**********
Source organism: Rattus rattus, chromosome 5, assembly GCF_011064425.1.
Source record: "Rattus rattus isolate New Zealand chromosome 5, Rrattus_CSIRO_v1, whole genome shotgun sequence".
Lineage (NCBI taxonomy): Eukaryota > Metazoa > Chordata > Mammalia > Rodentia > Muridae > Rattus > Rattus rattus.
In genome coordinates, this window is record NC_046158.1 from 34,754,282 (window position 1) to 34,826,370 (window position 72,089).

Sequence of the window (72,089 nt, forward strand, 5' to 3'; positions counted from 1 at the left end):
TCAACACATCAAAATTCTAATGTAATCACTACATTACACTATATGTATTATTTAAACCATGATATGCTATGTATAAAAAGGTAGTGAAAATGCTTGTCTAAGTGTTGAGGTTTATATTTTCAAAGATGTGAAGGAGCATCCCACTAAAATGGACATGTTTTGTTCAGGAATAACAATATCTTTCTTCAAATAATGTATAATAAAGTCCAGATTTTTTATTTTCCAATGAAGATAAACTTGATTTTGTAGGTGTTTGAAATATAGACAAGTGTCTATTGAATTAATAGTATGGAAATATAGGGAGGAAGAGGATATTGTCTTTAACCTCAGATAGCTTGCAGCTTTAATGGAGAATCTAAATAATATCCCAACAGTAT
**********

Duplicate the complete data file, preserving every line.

Source organism: Rattus rattus, chromosome 5, assembly GCF_011064425.1.
Source record: "Rattus rattus isolate New Zealand chromosome 5, Rrattus_CSIRO_v1, whole genome shotgun sequence".
Lineage (NCBI taxonomy): Eukaryota > Metazoa > Chordata > Mammalia > Rodentia > Muridae > Rattus > Rattus rattus.
In genome coordinates, this window is record NC_046158.1 from 34,754,282 (window position 1) to 34,826,370 (window position 72,089).

Sequence of the window (72,089 nt, forward strand, 5' to 3'; positions counted from 1 at the left end):
TCAACACATCAAAATTCTAATGTAATCACTACATTACACTATATGTATTATTTAAACCATGATATGCTATGTATAAAAAGGTAGTGAAAATGCTTGTCTAAGTGTTGAGGTTTATATTTTCAAAGATGTGAAGGAGCATCCCACTAAAATGGACATGTTTTGTTCAGGAATAACAATATCTTTCTTCAAATAATGTATAATAAAGTCCAGATTTTTTATTTTCCAATGAAGATAAACTTGATTTTGTAGGTGTTTGAAATATAGACAAGTGTCTATTGAATTAATAGTATGGAAATATAGGGAGGAAGAGGATATTGTCTTTAACCTCAGATAGCTTGCAGCTTTAATGGAGAATCTAAATAATATCCCAACAGTAT